Article By: Yoni Heisler
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A new study has shed light on which early coronavirus symptoms increase the likelihood that a patient will endure lingering symptoms for months after the initial diagnosis. Patients with lingering COVID-19 symptoms have been called ‘long haulers.’ Some common symptoms that do not go away with time include fatigue, a loss of taste and smell, and cognitive issues such as confusion and memory loss.
A new study has shed light on which early coronavirus symptoms increase the likelihood that a patient will endure lingering symptoms for months after the initial diagnosis.
Patients with lingering COVID-19 symptoms have been called ‘long haulers.’
Some common symptoms that do not go away with time include fatigue, a loss of taste and smell, and cognitive issues such as confusion and memory loss.
A new study from researchers in the U.S., the UK, and Sweden suggests that two specific coronavirus symptoms can be an indication that an individual is likely to experience a severe illness. The study, which is in the process of being peer-reviewed, relays that an ongoing fever and a loss of appetite are two early symptoms that put people at risk for developing “long COVID.”
The study reads in part:
We examined whether there were different types of symptomatology within Long-COVID. We found two main patterns: those reporting exclusively fatigue, headache and upper respiratory complaints (shortness of breath, sore throat, persistent cough and loss of smell) and those with multi-system complaints including ongoing fever and gastroenterological symptoms.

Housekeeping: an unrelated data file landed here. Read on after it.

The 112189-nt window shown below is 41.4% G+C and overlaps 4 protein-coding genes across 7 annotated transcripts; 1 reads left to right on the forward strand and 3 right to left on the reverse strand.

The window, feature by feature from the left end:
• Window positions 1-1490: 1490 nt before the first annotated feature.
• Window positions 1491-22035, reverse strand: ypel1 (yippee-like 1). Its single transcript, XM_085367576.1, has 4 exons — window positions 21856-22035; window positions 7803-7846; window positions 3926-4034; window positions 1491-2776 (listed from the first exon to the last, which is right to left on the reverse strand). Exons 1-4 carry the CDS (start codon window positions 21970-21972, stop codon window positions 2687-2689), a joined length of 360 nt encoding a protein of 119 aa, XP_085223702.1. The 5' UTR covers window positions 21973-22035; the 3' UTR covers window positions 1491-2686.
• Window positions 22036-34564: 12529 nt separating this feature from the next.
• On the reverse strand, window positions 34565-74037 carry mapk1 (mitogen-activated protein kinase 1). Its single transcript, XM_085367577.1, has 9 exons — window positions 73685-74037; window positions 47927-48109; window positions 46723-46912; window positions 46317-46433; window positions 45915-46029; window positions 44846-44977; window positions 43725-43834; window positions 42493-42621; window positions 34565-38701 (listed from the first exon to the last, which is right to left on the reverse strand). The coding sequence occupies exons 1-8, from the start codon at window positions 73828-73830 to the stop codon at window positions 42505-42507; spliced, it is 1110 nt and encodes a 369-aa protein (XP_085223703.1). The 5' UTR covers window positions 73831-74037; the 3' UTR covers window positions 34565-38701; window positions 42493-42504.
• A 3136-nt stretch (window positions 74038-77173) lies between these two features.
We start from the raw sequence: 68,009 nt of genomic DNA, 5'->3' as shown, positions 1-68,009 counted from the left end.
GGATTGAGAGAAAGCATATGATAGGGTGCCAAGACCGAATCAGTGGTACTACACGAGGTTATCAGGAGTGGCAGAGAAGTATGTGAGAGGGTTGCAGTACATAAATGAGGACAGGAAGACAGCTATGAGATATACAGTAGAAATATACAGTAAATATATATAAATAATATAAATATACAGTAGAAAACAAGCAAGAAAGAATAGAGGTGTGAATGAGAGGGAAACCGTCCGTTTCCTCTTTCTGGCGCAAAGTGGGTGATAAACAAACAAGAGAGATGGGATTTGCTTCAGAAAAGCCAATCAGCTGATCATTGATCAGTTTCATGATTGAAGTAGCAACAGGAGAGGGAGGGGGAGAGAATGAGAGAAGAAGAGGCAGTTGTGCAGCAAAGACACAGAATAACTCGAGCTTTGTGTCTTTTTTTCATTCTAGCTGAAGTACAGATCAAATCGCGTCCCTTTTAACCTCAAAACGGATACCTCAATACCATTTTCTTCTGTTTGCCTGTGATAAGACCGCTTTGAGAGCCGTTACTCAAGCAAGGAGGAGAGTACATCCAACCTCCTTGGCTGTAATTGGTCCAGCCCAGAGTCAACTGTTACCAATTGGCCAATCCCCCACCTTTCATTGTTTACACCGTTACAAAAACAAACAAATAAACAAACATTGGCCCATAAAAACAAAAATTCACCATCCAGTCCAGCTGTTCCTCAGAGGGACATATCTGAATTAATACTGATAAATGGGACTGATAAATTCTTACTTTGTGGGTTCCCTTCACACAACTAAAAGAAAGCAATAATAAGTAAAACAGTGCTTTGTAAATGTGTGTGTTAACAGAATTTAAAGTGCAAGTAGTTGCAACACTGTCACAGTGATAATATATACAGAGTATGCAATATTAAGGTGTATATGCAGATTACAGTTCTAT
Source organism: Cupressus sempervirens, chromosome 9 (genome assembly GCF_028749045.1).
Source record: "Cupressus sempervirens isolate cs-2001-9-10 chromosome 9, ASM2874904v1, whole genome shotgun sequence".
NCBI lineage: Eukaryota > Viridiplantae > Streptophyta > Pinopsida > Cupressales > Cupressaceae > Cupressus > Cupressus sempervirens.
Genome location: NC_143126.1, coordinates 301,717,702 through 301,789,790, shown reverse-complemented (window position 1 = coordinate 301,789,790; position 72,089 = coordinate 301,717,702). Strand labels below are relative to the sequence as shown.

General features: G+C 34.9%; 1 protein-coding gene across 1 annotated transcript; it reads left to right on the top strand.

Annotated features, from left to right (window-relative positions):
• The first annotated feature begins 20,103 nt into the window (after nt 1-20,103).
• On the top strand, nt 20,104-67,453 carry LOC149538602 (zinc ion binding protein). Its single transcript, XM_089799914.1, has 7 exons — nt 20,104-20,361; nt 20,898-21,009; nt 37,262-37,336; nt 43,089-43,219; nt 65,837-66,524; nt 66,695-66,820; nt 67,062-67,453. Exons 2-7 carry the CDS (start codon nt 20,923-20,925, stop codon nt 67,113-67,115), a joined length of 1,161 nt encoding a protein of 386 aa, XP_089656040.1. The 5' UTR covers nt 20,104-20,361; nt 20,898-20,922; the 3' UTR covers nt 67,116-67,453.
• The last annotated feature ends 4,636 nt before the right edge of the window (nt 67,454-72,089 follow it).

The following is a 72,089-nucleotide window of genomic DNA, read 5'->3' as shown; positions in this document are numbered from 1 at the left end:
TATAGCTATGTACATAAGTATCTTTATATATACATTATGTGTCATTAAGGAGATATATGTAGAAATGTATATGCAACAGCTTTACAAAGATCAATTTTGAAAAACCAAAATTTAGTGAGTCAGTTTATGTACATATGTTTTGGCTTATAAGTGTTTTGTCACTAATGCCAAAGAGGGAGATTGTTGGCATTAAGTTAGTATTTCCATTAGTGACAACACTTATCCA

In the individuals with long duration, ongoing fever and skipped meals were strong predictors of a subsequent hospital visit.
Long COVID refers to a situation where coronavirus patients experience lingering symptoms for weeks, and sometimes months, after leaving the hospital and recovering. Some of the more common symptoms that linger on endlessly include fatigue, fever, congestion, loss of taste and smell, and a variety of cognitive issues.
Now that we’re nearly eight months into the pandemic, we’re starting to see a growing number of stories involving otherwise recovered coronavirus patients who can’t concentrate on simple tasks or even walk up the stairs without losing their breath.
The study also found that “age was significantly associated with Long-COVID.” Specifically, the odds of someone experiencing lingering coronavirus symptoms more than doubles in people over the age of 70 when compared to people aged 18-49.
Researchers also discovered that females between the ages of 50 and 60 were most likely to experience lingering coronavirus symptoms. A high body mass index (BMI) was also found to correlate to persistent coronavirus symptoms.
Another interesting titbit from the study is that there was no significant correlation between comorbidities and long COVID. So while conditions like diabetes and heart disease might make it more likely someone endures severe coronavirus symptoms, it doesn’t impact whether or not they experience lingering symptoms. In fact, the study found that “asthma was the only/unique pre-existing condition providing significant association with long-COVID-19.”
Other early symptoms that the study found were predictors of a patient enduring long COVID include fatigue, headache, a hoarse voice, and muscle aches.
Lastly, recent evidence has shown that coronavirus patients may also experience long-term lung and heart damage months after making an otherwise full recovery.